Although there is a growing concern over the high costs in maintaining some end-of-life cultural rituals, many Samoan families have shown that they can take care of their responsibilities by pooling their resources together. These important cultural and religious enactments demonstrate a way of honouring their deceased relative, their founding ancestors, and their community of support. Additional financial and material gifts are distributed to ministers, important dignitaries, church groups, and families who were present during the fa’aaloaloga ceremony. The outcome of such well-managed events ensured no outstanding debts, an accomplishment that is just as important, if not much more critical to the psychological and emotional recovery of surviving members. Aside from alleviating unnecessary debts, a well-managed funeral event can leave family members feeling satisfied and honoured.

Memorial Church Services

Broadly speaking, contemporary Samoan spirituality can be described as a blending of fa’asamoa (Samoan way) with Christian customs and traditions [20,21]. This encompassing form of spirituality provides a strong supportive network for grieving communities in today’s society. Since the arrival of the London Missionary Society (LMS) in Samoa in 1830, and the later introduction of other Christian churches, there has been an effective integration of Christianity into the traditional social structure [2]. In places like New Zealand, the church continues as the centre of Samoan village life, playing a significant role for Samoan families when death occurs.

Lauava (food for funeral participants) $6,000      
Gravesite, funeral parlour, casket, transport, etc. $6,500
Sua (monetary gift to ministers and guests) $550
Gift for deceased’s husband from Samoa $2,000
Total $15,050

Table 1. Costs for a funeral in Sydney Australia. (source: Va'a, 2001, p.168).

The way some Samoan families deal with death points to the “significance both of continuing tradition and of adaptive modifications” [2]. The continuing memory of those who have passed away can comfort the living, which makes the prospect of death much easier to bear [22], much like the visible presence of the gravesites mentioned earlier. In fact, some still believe that the spirit of the deceased may keep in touch after death to be a guide to the living [17], or to protect and be a guardian to the family [3,4]. For some Samoans, ongoing connection with those who have passed away is a vital part of their genealogical heritage.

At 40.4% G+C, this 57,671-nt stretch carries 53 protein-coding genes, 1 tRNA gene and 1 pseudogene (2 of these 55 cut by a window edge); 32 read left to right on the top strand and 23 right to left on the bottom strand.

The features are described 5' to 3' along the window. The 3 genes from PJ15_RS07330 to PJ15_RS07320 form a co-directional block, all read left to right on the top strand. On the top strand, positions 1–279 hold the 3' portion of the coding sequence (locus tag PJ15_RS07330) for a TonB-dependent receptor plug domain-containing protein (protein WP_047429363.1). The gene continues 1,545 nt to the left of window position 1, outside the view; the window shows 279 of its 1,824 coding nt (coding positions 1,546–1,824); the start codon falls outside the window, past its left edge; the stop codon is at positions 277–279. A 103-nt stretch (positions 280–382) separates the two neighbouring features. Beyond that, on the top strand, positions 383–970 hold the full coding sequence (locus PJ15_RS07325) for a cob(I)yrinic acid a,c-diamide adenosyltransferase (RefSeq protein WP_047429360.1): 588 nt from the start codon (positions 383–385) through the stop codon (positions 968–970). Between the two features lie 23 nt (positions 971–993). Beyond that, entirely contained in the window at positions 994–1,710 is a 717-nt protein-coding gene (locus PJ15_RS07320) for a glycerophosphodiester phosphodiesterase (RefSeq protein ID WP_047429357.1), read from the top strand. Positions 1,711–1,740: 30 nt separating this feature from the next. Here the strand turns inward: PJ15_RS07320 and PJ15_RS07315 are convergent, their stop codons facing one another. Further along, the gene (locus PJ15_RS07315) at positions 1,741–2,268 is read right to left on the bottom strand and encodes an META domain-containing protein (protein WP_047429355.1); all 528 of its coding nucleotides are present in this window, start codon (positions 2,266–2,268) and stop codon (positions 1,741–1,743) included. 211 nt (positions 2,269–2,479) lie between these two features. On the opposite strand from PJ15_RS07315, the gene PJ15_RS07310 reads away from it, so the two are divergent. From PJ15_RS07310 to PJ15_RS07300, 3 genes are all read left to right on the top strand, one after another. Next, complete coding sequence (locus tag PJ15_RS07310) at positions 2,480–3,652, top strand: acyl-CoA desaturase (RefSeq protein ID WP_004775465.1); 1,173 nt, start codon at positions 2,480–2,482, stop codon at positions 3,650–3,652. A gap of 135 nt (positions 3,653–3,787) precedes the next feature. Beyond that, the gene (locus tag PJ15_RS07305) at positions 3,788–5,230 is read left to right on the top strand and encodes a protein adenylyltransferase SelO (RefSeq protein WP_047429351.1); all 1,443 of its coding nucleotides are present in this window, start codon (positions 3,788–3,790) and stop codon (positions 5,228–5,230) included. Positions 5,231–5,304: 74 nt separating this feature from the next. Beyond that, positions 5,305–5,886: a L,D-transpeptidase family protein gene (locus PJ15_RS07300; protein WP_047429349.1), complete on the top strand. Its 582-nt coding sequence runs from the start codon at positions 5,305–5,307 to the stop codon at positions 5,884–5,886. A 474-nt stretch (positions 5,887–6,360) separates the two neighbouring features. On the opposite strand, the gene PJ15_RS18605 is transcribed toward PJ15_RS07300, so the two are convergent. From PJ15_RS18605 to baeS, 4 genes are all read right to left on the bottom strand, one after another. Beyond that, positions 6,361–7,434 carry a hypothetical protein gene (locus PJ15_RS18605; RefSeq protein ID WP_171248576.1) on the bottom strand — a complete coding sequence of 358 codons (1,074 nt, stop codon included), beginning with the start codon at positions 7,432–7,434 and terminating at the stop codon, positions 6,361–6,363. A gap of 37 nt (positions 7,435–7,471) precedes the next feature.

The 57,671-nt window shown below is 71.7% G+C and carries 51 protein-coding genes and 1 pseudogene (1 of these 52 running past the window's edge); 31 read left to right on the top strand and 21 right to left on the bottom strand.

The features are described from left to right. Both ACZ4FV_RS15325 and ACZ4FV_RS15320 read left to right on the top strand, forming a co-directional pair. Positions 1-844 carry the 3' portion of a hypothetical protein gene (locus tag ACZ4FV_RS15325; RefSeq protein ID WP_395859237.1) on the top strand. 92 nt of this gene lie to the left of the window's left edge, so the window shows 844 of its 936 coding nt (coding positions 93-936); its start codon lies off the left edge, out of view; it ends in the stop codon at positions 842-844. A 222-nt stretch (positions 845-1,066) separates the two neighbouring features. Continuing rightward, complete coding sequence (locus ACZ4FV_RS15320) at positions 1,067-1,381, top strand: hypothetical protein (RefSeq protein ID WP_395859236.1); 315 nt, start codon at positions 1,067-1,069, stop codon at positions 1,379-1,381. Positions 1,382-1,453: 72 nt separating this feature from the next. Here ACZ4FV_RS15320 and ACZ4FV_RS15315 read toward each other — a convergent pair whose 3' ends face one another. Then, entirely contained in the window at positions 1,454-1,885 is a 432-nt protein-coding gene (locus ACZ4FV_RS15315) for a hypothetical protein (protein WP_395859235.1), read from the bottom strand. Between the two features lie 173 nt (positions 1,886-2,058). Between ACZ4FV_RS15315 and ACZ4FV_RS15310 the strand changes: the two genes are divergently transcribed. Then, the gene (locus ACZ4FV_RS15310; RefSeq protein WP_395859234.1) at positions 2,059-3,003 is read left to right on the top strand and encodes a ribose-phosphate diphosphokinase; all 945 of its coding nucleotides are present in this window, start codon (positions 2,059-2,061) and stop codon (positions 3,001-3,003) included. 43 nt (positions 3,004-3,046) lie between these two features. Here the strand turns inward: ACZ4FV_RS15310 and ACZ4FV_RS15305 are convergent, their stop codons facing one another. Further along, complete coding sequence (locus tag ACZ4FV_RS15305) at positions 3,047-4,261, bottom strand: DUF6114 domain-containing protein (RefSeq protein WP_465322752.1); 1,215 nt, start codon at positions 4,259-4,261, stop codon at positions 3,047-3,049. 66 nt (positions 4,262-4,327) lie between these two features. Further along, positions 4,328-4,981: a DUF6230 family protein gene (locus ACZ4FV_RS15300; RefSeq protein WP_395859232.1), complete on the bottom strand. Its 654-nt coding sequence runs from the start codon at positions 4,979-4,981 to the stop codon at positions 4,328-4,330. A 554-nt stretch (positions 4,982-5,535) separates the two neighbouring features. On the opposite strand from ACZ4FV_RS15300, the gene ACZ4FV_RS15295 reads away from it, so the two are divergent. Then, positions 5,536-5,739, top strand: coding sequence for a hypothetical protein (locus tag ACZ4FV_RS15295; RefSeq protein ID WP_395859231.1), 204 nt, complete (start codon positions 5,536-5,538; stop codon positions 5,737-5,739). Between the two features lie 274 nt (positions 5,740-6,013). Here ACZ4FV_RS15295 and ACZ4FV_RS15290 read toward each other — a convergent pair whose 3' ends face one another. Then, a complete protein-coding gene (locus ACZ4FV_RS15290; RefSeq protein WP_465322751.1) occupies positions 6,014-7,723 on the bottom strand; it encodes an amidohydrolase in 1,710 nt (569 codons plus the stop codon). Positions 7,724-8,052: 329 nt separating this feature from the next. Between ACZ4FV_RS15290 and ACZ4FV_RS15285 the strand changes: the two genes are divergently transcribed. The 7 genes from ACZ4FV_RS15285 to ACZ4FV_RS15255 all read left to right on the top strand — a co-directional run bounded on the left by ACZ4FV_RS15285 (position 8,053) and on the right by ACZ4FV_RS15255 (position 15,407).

The central role of the church in the lives of many Samoans has resulted in its increased role in providing comfort and support to grieving families. Memorial church services (lotu) remain prominent during the week of mourning and prior to the burial. Many Samoan communities have integrated their own style to memorial services where the host church works closely with the grieving family to honour the deceased person [11]. The deceased person may be taken to a number of church gatherings before being buried, thus recognising their spiritual involvement. These church services also enable spiritual support and a ready-made community of physical and moral support to grieving families. Typically, there are two main church services to be held: the Family Service and the Funeral Service. A format for the church services is also drafted to outline the specific roles the family and church members are to perform during the church services.

The pattern of formal and informal services varies according to the church with which the family is affiliated [2]. Throughout the week, informal family lotu are conducted in the deceased person’s home with family members and others who were visiting at the time. In some instances, particularly concerning the death of a parent, two memorial services will be held. The first service is held in the adopted country, followed by the deceased being transferred to Samoa for the final service and burial in the family burial plot. This can be very expensive for the family because of the extra costs involved.

Traditionally, the final night before burial was an occasion for an all-night vigil, where the family and villagers would congregate at the deceased’s house to join in songs and prayers offered to the gods. These all night mourners are referred to as osi lagi (heavenly worshippers/priests). Throughout the night, the villagers’ purpose was to remove the sadness of death and return the household to joy [5,23]. Activities such as singing took place while the family cooked and prepared for the next day’s activities [11].

In both Turner’s and Kramer’s reports, there was a real dedication by men to this all-night vigil practice in earlier times [4,5]. The acts by the men were significant in showing honour and respect to the memory of the deceased ali’i. Men lit fires and keep them burning around the falelauasi and in the village malae, which was a designated open space for village gatherings. Fires were believed to have kept evil spirits away from the deceased person and the family.